Wednesday, July 21, 2010

DON'T USE PTAs TO EXPLOIT PARENTS...Tettey-Enyo advises schools (PAGE 11, JULY 21, 2010)

THE Minister of Education, Mr Alex Tettey-Enyo, has admonished the management of Senior High Schools (SHS) not to use Parent Teacher Associations (PTAs) as financial tools to exploit parents.
He noted that the ministry was alarmed about the various charges as PTA levies that appeared on the bills of schools which tended to swell up fees, thereby making it difficult for parents to conveniently afford secondary education.
“We are reliably informed that some of these charges are labelled PTA dues but they are usually not with the consent of the general PTA” he stressed.
Mr Tettey-Enyo gave the admonition in a speech read on his behalf by Ms. Benedicta Naana Biney, the acting Director- General (DG) of the Ghana Education Service (GES) at the maiden speech and prize-giving day of the Hwidiem SHS (HWISEC) at Hwidiem in the Asutifi District of the Brong Ahafo Region, over the weekend.
He stated further that students were also charged for books some of which were not relevant to the various fields of study but sold under the guise of supplies approved by the PTA.
Mr Tettey-Enyo, therefore, recommended that parents should be provided with the list of suggested supplementary textbooks for them to be acquired at their convenience.
“It is time we collectively questioned what goes into our bills, reduce them if possible and made education more affordable. Much as we approve of the support systems that are provided to complement the efforts of government, the basic principle of affordability should not be sacrificed”, he added.
Alhaji Collins Dauda, the Minister of Lands and Natural Resources and also the Member of Parliament (MP) for Asutifi South who presented the letters of the award of the scholarship to the beneficiary students at the ceremony urged school authorities to insulate their campuses from partisan politics in order not to undermine the peace and tranquility in their schools , thereby adversely affecting effective teaching and learning.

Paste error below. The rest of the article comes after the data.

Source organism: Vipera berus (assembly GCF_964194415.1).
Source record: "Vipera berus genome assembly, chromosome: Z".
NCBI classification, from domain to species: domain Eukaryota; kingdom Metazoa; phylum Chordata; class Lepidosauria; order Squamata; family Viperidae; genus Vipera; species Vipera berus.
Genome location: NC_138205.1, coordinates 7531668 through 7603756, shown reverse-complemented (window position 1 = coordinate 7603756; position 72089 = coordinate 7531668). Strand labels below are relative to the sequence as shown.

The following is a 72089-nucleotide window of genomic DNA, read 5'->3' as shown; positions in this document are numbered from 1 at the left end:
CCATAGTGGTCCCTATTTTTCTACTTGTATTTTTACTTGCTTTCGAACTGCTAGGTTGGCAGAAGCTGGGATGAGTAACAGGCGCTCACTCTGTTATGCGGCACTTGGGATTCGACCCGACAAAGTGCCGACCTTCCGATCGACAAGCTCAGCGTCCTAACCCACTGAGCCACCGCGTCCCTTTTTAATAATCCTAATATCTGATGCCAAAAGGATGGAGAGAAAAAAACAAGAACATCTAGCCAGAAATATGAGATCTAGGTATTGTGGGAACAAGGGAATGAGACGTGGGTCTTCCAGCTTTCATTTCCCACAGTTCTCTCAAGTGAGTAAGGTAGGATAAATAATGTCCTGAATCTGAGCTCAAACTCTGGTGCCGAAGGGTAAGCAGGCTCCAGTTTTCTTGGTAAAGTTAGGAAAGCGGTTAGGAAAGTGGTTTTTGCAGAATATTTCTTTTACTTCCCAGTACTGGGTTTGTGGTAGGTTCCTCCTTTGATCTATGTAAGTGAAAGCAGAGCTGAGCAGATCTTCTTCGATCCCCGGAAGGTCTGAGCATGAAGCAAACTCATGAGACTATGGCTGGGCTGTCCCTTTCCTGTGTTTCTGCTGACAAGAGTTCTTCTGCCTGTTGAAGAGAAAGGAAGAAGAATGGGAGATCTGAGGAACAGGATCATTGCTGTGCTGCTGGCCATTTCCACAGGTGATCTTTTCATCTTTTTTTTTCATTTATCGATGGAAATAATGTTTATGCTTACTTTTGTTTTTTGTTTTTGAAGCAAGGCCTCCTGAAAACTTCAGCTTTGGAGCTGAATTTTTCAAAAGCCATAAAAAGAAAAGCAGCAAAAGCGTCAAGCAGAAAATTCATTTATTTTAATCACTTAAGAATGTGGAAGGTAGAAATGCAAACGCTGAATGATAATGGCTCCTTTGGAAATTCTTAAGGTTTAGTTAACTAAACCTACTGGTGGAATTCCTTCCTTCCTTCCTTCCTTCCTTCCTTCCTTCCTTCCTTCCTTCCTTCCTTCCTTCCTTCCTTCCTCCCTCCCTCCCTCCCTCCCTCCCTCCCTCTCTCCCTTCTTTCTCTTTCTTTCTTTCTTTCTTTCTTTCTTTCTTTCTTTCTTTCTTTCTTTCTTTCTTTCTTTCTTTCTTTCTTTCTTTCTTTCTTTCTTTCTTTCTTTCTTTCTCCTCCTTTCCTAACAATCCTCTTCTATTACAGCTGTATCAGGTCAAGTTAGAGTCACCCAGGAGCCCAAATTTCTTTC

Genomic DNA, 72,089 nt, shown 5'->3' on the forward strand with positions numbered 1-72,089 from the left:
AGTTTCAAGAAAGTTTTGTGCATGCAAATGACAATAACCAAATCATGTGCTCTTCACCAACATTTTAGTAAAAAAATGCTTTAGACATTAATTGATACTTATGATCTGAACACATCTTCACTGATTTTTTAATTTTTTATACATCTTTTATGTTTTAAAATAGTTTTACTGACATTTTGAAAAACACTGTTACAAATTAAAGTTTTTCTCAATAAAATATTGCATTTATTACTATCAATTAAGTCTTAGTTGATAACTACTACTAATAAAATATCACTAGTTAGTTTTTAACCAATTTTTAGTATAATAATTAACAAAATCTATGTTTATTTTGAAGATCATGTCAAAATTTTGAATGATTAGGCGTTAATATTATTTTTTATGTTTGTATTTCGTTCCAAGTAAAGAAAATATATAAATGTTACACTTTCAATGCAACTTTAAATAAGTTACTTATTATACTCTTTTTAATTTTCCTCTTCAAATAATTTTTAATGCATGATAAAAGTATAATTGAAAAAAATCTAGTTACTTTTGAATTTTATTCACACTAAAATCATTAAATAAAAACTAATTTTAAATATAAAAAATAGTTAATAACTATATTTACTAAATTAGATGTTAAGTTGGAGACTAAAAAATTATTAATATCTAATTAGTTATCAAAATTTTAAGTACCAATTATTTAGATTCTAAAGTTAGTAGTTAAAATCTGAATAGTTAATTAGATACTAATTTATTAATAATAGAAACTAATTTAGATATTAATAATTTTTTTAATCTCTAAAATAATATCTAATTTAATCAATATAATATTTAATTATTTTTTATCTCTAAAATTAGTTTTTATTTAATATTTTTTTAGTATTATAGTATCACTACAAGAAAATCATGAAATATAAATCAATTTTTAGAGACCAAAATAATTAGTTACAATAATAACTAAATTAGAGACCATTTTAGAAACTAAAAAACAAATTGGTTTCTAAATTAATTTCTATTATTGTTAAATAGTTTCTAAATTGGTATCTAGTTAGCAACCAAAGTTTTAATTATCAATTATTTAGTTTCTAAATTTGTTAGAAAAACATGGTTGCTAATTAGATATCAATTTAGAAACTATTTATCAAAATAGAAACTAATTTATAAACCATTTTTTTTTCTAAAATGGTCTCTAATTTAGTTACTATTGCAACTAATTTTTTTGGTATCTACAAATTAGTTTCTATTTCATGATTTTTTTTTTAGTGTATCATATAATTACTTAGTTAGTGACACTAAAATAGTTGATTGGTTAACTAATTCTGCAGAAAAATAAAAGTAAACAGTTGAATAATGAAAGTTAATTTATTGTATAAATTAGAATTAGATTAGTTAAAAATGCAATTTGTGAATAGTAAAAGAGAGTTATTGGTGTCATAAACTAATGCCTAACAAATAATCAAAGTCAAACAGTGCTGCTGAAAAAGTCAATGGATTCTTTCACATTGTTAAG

The Head of the English Department of the University of Education, Winneba, Prof. Yaw Sekyi-Baidoo, said national development was not only about the acquisition of knowledge and skills but how one could use these attributes to the benefit of themselves and society at large.
Mr Jacob Felix Amoah, the Headmaster of the School in his report said discipline had been the hallmark of the school and therefore did not come as a surprise when the school scored 100 per cent at the 2009 West Africa Senior School Certificate Examination (WASSCE).
He, however, appealed for a school bus to enhance academic work and appealed for accommodation for teachers on the school campus and the immediate repairs of the floors of the school’s Assembly and Dinning Hall and their ceilings which leaks badly.
Mr Joseph Badu, the Asutifi District Director of Education for his part urged the students to concentrate on their studies and not to allow themselves to be distracted by the ‘galamsey’ operations going on in the area.

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